Bits 'n' Pieces: Brewer preps for opening

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The windows of 113 W. Ninth St. are covered in brown paper, making the new downtown storefront look almost like a present waiting to be unwrapped.

Inside, brewmeister Eric Surface, a Vancouver native, is finishing the final touches on his new brewery and taproom.

“I’m excited, of course,” Surface said. “It’s been five months of slogging away getting ready for this.”

Mt. Tabor Brewery will open for the first time Friday with Surface’s first two beer releases, P5 Pale Ale and Asylum Ave. IPA.

The band Element 57 will also play for the grand opening, which will start at about 4 p.m. and end at around 10 p.m.

The brewery, which won’t serve food, will only be open for customers on Fridays during those hours for the foreseeable future, Surface said.

Surface hopes to work out deals with local restaurants to offer his beers on tap. He also plans to sell growlers to customers starting in November.

When asked why he covered his windows with the brown paper last week, Surface said he wanted his opening to feel like a surprise.

That, and people have been peeking in and dropping by almost constantly during the construction phase, he said.

“I feel like I’m working in a fishbowl,” Surface said. “It’s great that people are excited to see us open. There have been a lot of questions. Lot’s of ‘When are you going to open?’”

For more information, visit the brewery’s website at http://www.mttaborbrewing.com/.

Vancouver historian to speak on spooky stuff

The jury is still out on the existence of ghosts, but Jeff Davis said he believes it’s possible.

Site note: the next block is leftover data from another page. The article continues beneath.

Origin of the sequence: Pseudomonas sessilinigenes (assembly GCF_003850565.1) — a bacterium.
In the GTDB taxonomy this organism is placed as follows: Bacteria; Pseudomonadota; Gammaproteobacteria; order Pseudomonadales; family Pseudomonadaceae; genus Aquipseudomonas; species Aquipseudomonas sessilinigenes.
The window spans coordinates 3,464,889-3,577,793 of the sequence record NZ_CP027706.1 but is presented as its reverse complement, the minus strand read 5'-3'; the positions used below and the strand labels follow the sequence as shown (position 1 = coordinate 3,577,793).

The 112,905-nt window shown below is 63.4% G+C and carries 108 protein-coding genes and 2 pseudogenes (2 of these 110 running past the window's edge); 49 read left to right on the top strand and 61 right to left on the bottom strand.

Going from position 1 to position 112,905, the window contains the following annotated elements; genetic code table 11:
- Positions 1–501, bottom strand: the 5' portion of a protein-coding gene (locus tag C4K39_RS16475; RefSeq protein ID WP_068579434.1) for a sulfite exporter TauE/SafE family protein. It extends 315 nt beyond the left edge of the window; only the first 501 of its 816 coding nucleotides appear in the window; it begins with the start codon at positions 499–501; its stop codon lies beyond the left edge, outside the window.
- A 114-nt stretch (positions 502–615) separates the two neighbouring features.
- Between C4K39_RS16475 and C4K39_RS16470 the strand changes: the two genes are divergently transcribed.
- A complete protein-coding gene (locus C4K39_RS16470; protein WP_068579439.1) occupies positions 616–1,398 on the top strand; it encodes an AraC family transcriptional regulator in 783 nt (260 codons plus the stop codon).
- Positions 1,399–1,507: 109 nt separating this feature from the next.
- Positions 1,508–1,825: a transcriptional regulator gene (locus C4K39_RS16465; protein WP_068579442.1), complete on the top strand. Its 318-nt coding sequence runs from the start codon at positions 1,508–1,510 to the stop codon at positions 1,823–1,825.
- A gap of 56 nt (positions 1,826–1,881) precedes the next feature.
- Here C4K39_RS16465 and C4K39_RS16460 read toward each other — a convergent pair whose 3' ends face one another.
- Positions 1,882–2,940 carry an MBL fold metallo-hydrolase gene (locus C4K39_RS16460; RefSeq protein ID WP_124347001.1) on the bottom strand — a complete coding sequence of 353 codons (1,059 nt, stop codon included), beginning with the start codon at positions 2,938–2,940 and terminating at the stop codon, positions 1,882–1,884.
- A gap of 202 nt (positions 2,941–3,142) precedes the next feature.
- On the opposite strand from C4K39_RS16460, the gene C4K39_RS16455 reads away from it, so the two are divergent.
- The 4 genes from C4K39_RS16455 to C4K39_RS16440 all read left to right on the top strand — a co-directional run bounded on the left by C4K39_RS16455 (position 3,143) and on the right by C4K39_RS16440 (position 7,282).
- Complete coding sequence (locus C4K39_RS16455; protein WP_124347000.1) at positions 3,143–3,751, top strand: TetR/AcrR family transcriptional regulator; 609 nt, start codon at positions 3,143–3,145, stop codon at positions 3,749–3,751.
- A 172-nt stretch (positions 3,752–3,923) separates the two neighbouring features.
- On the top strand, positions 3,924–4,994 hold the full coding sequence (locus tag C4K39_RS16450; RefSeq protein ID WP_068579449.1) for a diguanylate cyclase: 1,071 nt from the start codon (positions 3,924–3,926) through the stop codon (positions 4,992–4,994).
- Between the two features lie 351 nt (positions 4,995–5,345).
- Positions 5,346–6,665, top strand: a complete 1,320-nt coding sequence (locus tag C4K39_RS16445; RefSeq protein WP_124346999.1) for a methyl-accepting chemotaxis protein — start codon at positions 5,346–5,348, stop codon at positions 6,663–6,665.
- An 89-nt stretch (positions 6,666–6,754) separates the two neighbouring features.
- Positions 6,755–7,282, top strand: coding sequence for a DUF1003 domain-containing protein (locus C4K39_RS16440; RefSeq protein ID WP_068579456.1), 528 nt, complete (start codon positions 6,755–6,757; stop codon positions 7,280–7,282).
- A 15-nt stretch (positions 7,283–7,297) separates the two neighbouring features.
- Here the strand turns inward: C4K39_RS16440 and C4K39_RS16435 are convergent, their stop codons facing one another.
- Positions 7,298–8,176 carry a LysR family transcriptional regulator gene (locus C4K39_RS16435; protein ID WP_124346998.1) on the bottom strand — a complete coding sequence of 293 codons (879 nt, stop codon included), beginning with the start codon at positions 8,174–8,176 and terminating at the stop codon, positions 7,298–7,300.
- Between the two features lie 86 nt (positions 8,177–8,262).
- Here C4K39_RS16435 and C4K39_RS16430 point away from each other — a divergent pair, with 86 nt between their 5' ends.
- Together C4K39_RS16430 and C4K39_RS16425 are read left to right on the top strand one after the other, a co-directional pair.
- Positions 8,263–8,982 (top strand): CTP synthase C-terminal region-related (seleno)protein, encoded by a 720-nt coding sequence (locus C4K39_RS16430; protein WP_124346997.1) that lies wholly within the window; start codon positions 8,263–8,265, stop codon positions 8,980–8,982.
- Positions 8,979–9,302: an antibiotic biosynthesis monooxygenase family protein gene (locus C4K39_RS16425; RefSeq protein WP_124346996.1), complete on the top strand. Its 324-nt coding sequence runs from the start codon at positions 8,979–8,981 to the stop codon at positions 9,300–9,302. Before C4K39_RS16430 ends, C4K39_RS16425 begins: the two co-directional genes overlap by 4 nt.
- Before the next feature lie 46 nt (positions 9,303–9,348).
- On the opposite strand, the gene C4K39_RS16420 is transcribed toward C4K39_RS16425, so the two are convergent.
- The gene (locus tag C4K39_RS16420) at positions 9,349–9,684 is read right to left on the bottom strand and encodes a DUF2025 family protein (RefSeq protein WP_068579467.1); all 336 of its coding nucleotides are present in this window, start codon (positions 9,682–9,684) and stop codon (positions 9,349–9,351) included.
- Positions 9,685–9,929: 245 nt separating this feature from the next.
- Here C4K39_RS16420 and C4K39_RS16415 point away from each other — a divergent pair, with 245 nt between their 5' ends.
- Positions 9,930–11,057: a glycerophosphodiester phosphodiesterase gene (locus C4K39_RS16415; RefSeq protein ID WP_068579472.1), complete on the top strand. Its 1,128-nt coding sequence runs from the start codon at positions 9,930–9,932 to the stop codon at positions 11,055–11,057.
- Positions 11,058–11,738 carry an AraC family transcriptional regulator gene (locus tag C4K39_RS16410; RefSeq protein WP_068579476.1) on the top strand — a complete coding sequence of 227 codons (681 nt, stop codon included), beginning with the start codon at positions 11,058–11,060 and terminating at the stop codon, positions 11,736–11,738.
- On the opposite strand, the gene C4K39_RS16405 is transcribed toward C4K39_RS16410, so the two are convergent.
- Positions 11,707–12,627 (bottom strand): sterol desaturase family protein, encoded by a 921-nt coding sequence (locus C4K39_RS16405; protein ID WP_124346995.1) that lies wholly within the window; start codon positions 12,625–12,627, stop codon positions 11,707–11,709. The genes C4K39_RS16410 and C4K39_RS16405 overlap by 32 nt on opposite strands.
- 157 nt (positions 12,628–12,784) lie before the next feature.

Davis, 49, a Vancouver historian, is co-author of “Weird Washington” and has penned several other books about our state’s ghosts and odd places.

His anthropology and archaeology background might cause skeptics to twinge, but Davis said he thinks there’s a lot more out there in the world than can be readily explained.

“Like many Americans, I believe something happens to us when we die,” Davis said. “And I’ve seen too many strange things not to think there’s something weird going on.”

With Halloween on the way, Davis agreed to give a talk at the Clark County Historical Museum detailing some off the spooky, bizarre and off-beat things he’s seen, including some that aren’t in any of his books.

“I will actually have a little bit of video and some audio bites, too,” Davis said, adding that one thing he’ll talk about is his experience learning how to do a fire walk.

The talk will be from 7 to 8 p.m. Thursday at the museum, 1511 Main St. Admission is free, but donations to the museum are encouraged, Davis said.

Bits ’n’ Pieces appears Mondays and Fridays. If you have a story you’d like to share, call Sue Vorenberg 360-735-4457, or email features@columbian.com.